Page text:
Bronchiectasis describes persistent or recurrent bronchial sepsis related to irreversibly damaged and dilated bronchi (BTS definition)

It presents as:
  • chronic cough with large volumes of sputum
  • possibly haemoptysis

Clinically look for finger clubbing.
Causes of bronchiectasis include:
  • infective: post severe pneumonia, pertussis, TB
  • inflammatory: post gastric aspiration
  • congential: CF, Kartageners
  • immune-mediated
Conditions associated with bronchiectasis include:

  • serum immunoglobulins and electrophoresis
  • IgE to aspergillus fumigatus and aspergillus precipitins
  • CF investigations - sweat chloride and CFTR genetic mutation analysis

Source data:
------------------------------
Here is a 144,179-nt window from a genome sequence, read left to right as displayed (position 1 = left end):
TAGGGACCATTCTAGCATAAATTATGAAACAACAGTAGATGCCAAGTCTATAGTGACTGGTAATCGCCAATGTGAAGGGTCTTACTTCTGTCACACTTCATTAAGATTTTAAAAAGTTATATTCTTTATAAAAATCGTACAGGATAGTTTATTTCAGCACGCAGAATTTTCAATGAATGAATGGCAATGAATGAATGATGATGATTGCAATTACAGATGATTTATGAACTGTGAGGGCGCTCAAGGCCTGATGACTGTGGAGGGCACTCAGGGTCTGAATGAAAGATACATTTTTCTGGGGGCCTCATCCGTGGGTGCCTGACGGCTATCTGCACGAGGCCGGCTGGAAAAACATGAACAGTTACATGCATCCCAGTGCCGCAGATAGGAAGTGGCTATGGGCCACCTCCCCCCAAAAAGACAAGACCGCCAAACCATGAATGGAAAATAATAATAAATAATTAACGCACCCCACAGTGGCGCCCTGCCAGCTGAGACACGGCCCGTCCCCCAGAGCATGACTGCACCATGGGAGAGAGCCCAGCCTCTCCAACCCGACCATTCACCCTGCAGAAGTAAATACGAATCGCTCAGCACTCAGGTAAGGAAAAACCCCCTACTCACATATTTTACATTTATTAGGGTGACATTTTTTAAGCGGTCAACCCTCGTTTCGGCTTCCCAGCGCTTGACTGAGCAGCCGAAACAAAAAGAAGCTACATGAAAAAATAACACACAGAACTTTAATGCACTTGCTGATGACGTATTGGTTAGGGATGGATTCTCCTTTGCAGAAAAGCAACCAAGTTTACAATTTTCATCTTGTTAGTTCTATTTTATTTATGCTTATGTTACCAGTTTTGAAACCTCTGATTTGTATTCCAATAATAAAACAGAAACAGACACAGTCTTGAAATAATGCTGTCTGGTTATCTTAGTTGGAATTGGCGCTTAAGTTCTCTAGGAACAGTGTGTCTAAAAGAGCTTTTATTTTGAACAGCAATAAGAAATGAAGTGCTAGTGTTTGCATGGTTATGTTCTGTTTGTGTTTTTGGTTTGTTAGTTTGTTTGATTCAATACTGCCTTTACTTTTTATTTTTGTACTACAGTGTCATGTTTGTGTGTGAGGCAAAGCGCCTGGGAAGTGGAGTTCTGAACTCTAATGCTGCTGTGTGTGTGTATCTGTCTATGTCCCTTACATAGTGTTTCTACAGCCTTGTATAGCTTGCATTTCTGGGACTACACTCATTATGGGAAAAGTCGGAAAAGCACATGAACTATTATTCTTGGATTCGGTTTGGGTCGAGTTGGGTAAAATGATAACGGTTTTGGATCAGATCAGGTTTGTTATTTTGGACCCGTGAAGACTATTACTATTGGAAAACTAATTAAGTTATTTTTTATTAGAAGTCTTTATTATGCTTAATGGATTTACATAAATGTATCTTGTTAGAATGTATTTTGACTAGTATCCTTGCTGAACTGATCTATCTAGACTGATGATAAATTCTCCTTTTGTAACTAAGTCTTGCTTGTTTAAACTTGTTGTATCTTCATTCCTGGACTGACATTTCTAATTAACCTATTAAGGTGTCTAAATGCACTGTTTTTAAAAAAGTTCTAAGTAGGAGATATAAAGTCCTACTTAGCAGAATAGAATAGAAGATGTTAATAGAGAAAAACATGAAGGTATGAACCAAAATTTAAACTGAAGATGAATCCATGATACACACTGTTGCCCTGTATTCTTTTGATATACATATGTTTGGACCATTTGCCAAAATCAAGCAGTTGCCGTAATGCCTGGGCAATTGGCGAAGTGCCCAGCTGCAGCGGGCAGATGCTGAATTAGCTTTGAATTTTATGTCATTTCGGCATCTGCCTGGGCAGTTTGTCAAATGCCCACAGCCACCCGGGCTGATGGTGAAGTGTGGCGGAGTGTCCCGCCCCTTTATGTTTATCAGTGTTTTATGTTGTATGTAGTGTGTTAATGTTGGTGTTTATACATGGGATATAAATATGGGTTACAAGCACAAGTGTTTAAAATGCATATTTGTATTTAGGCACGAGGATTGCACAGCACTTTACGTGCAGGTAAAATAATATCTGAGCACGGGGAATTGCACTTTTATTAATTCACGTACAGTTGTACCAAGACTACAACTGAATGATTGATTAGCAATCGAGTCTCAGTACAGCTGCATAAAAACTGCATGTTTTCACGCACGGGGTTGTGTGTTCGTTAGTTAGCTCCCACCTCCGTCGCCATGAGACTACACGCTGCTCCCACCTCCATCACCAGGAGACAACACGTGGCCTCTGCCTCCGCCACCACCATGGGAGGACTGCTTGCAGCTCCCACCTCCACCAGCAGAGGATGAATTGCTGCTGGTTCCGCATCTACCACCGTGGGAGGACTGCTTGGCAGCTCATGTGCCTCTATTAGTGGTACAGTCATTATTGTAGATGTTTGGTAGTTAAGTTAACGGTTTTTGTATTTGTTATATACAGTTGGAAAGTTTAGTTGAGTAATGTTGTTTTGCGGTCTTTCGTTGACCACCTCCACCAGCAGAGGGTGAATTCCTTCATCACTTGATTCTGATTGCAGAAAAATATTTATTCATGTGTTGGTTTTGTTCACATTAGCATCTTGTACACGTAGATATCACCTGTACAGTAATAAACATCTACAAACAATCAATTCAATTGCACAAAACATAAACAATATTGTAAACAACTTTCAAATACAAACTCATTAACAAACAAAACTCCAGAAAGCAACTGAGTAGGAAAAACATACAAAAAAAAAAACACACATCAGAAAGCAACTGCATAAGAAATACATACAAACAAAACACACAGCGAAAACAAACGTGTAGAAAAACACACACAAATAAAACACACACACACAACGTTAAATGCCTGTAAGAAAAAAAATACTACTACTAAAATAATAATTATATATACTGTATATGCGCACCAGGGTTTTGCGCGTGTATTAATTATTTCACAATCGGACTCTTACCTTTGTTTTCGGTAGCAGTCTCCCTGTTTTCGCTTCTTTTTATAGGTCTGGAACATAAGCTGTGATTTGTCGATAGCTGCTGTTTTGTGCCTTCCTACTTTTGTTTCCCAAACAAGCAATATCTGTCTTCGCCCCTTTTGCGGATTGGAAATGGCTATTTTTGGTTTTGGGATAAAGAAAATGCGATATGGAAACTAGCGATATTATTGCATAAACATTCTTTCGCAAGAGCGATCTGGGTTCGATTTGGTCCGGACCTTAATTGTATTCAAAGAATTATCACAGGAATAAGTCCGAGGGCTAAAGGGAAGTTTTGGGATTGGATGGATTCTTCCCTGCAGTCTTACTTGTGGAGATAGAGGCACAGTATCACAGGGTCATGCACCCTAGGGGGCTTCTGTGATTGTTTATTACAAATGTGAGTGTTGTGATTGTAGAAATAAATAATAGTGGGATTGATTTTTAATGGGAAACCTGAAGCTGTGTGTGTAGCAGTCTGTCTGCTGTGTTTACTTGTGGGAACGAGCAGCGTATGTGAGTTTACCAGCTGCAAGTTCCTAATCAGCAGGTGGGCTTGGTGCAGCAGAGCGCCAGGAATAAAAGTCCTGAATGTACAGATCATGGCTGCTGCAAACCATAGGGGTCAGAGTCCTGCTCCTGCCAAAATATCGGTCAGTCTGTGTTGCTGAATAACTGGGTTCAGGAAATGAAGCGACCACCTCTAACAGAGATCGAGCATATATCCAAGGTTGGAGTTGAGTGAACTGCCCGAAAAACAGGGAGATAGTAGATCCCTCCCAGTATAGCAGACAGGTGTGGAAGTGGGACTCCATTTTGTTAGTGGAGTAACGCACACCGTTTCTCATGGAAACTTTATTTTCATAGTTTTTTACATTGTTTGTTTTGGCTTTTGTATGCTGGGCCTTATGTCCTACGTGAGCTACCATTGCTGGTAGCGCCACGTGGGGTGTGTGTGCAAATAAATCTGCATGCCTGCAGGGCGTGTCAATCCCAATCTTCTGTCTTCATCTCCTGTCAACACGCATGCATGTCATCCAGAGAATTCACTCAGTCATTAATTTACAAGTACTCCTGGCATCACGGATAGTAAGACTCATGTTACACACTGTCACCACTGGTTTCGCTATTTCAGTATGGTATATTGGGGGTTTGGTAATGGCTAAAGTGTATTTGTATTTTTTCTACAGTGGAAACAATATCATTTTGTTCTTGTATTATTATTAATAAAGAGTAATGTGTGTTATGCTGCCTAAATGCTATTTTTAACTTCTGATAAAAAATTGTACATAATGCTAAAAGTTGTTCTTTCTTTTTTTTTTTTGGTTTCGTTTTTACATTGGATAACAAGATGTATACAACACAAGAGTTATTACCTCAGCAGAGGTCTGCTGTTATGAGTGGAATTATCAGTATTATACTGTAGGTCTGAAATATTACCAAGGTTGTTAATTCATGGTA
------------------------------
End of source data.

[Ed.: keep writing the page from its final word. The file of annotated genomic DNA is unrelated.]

• cilary investigation - saccharin test
  • bronchoscopy to exclude proximal obstruction
  • baseline CXR
  • HRCT - look for 'signet ring' = dilated bronchi larger than adjacent vascular bundle
  • sputum culture
  • lung function tests

  • physiotherapy - airway clearance techniques
  • bronchodilators if any obstruction
  • antibiotics for exacerbations
    • first line: amoxicillin, or clarithromycin if penicillin allergic
    • ciprofloxacin for those colonised with pseudomonas 
  • long-term antibiotics if 3 or more exacerbations per year; nebulised antibiotics should be considered
  • lung resection may be considered if localised disease and symptoms not controlled with medical management.

  • massive haemoptysis
  • cor pulmonale


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